In Chapter 4 of The Sea-Wolf, why does Wolf Larens call the narrator "hump"? Is there any thematic relevance?

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In the beginning of the thrilling novel The Sea-Wolf by Jack London , a man named Humphrey van Weyden is aboard a ferry out of San Francisco that sinks after colliding with another vessel in the midst of fog. After rescuing van Weyden, Captain Wolf Larsen of the schooner called...

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In the beginning of the thrilling novel The Sea-Wolf by Jack London, a man named Humphrey van Weyden is aboard a ferry out of San Francisco that sinks after colliding with another vessel in the midst of fog. After rescuing van Weyden, Captain Wolf Larsen of the schooner called the Ghost refuses to set him on land, and instead forces him to become a member of his crew. To humiliate him and bring him into subjection, Larsen starts van Weyden out in the lowest position on the ship: that of cabin-boy under the cook's oversight. Calling van Weyden "Hump," which is a nickname for Humphrey, is a part of his humiliation. Larsen demands that van Weyden call him "Sir," and the cook insists that van Weyden call him Mr. Mugridge. As a result, every time that van Weyden is addressed as Hump, he is reminded of his lower status.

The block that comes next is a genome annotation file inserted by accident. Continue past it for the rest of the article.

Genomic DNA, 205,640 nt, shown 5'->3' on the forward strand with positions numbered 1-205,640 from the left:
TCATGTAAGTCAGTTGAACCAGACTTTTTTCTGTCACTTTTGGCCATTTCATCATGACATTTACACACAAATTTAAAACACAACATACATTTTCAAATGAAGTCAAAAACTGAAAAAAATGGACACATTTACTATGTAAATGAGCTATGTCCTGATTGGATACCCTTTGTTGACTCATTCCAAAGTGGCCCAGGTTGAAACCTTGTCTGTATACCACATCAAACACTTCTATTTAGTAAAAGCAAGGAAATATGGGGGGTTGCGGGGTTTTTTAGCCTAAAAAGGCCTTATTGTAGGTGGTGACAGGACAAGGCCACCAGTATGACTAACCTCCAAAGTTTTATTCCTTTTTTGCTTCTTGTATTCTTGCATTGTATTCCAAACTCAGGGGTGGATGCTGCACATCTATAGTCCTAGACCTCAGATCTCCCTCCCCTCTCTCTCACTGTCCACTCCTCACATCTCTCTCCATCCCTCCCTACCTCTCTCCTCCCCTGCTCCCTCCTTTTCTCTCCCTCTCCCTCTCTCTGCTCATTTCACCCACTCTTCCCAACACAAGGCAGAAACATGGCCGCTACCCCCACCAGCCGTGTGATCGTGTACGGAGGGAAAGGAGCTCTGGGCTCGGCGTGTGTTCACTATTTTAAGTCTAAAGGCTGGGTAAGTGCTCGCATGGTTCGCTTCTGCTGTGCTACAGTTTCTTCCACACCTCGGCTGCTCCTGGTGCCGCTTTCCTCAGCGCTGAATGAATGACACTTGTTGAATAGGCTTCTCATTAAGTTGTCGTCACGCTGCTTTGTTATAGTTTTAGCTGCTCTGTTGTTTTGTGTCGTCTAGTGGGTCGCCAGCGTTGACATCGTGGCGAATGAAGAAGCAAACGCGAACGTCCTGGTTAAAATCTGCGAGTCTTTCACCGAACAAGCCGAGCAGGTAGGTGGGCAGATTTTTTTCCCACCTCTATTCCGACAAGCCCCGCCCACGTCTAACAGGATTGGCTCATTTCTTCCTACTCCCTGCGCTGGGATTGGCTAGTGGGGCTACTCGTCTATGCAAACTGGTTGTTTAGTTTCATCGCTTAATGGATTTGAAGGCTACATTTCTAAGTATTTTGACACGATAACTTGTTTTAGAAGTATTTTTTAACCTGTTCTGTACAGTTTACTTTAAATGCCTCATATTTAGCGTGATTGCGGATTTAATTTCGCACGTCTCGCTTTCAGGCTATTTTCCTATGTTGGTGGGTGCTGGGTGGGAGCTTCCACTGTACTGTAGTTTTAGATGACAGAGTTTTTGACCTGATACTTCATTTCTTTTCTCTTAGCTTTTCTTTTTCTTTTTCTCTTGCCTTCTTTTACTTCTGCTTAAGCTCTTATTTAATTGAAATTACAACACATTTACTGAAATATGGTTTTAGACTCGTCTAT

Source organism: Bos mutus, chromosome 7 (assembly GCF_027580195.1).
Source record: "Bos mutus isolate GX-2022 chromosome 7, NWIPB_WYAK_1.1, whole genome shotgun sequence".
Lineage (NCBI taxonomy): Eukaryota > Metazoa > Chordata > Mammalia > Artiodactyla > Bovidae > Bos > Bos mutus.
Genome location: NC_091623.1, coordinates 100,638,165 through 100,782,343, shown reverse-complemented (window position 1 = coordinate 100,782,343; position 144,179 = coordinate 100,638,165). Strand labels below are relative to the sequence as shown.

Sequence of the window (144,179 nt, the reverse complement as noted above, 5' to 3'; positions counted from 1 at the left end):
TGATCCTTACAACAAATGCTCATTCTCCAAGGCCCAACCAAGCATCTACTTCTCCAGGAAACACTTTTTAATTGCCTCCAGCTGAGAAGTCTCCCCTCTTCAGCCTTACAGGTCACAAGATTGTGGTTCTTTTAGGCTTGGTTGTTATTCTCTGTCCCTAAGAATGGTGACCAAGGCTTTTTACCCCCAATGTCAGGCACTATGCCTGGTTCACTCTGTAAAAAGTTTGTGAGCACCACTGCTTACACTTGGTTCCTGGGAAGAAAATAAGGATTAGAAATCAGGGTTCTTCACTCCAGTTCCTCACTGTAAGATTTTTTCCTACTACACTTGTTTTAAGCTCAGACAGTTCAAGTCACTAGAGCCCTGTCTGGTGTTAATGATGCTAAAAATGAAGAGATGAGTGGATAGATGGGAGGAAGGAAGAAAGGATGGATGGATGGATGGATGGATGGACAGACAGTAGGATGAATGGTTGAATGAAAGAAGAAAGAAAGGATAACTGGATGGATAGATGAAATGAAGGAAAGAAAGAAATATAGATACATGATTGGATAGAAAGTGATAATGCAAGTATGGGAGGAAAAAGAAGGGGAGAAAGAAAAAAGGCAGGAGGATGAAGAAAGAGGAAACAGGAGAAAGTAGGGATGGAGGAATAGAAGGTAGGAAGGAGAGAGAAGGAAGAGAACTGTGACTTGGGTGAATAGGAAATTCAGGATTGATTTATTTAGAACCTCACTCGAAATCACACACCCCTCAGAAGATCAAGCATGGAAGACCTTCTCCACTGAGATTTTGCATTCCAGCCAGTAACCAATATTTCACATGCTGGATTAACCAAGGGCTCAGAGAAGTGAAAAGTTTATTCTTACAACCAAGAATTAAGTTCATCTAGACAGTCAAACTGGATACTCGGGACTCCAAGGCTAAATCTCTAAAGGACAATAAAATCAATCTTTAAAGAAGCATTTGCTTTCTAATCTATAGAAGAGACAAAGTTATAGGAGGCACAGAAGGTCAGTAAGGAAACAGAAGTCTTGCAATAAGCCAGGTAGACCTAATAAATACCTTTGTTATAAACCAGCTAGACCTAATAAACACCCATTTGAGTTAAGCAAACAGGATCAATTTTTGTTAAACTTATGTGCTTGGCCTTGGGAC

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At the beginning of chapter 4 in "The Sea-Wolf" by Jack London, the narrator is working in the galley as a cabin-boy.  The cook has sent him above with bread and tea for the captains dinner.  As he is walking across the deck someone yells "look-out"  he doesn't know what he is supposed to look out for, but Wolf Larsen "shouted from the poop- 'Grab hold of something you-you hump!'"

This of course is a slang reference to the narrator's Christian name Humphrey and it also is thematically an indication of how the men on the ship viewed Humphrey.  The cook comes back up on deck after the huge wave has knocked Humphrey down and tells him that he is "good for nothing."

"Van Weyden is an idealist for whom "life had always seemed a peculiarly sacred thing," but he discovers that on the Ghost "it counted for nothing." In contrast, Larsen is a complete materialist who sees life as a "yeast, a ferment, a thing that moves."

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